Fatal Fashion: The Hoop Skirt

Many people associate the Victorian-era hoop skirt, also known as a crinoline, with romantic images of Southern belles and extravagant balls in candlelit ballrooms. Most, though, would be surprised to find out that this iconic fashion was incredibly dangerous. In fact, it was directly or indirectly responsible for thousands of deaths.

A look back at fashion history makes it easy to understand why the crinoline became so popular. Before its invention, the layers of petticoats worn by women, combined with tight corseting, could be literally stifling to their wearers. In contrast, the crinoline was much lighter and cooler as it required fewer petticoats.

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Ladies of all social classes could be seen sporting the new skirts soon after their invention in the 1850s. As with many fashions, things quickly got out of hand. The circumference of the hoops grew from a few manageable feet to up to fifteen feet wide. They often required women to walk through doors sideways and sometimes made it physically impossible to sit down.

Crinolines were also flammable. Women who inadvertently got to close to a fireplace or candle would be rapidly engulfed in flames. In one two-month period in England, nineteen women died in this manner. At the Continental Theater in Philadelphia, nine ballerinas died when one of their skirts bumped into a candle. The fire quickly spread among the dancers’ skirts.

A particularly deadly incident occurred in a church in Santiago, Chile in 1863. A gas lamp caught fire and was spread throughout the church by the crinolines the ladies wore. Escape from the flames was made more difficult by the fact that the wide skirts made exiting the church difficult. Over 3,000 people died in the church that day.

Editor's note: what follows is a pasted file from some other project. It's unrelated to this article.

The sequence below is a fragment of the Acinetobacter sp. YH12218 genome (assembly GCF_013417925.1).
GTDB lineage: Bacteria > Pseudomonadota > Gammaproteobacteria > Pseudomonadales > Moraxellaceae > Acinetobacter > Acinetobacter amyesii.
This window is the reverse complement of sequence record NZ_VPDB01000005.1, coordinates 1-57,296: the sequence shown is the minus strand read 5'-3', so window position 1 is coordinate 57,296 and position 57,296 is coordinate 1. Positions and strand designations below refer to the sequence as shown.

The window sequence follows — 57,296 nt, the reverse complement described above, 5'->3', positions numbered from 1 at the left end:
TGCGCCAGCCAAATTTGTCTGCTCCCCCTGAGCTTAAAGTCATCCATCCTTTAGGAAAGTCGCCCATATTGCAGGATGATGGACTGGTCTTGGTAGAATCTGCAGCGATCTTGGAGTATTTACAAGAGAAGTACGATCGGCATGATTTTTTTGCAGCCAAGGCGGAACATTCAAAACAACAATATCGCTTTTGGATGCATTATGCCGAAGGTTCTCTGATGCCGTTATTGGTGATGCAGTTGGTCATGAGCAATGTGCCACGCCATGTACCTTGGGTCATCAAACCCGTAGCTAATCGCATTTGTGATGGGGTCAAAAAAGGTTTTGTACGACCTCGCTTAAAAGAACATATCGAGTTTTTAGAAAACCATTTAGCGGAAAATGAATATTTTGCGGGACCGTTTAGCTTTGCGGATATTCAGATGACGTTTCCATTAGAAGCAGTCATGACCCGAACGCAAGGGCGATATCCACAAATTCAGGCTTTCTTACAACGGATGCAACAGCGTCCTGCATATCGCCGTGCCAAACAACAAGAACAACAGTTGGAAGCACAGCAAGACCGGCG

Fire wasn’t the only hazard presented by the crinoline, either. The hoops were easily caught up in carriage wheels, causing women to be dragged to their deaths. High winds could catch the skirts and knock women over. If the women were knocked into a busy street or into a body of water, the results could be deadly. Several factories had to ban their workers from wearing crinolines because so many workers were injured or killed when they got caught in machinery.

According to the New York Times, by 1864 over 40,000 women had been killed by the deadly crinoline. This number does not even take into account the number of non-lethal injuries sustained by fashionable, hoop-skirted women.

It is little surprise, then, that the popularity of the crinoline was short-lived. By the late 1870s it had fallen out of fashion. It was briefly revived in much smaller form as a support for the newly trendy bustle in the late 1800s. Smaller, safer crinolines were occasionally worn by the fashionable until the flapper obsession with more comfortable dress finally killed the crinoline for good. Now, the only place to see these deadly skirts is in a museum or on a costumed historical re-enactor.

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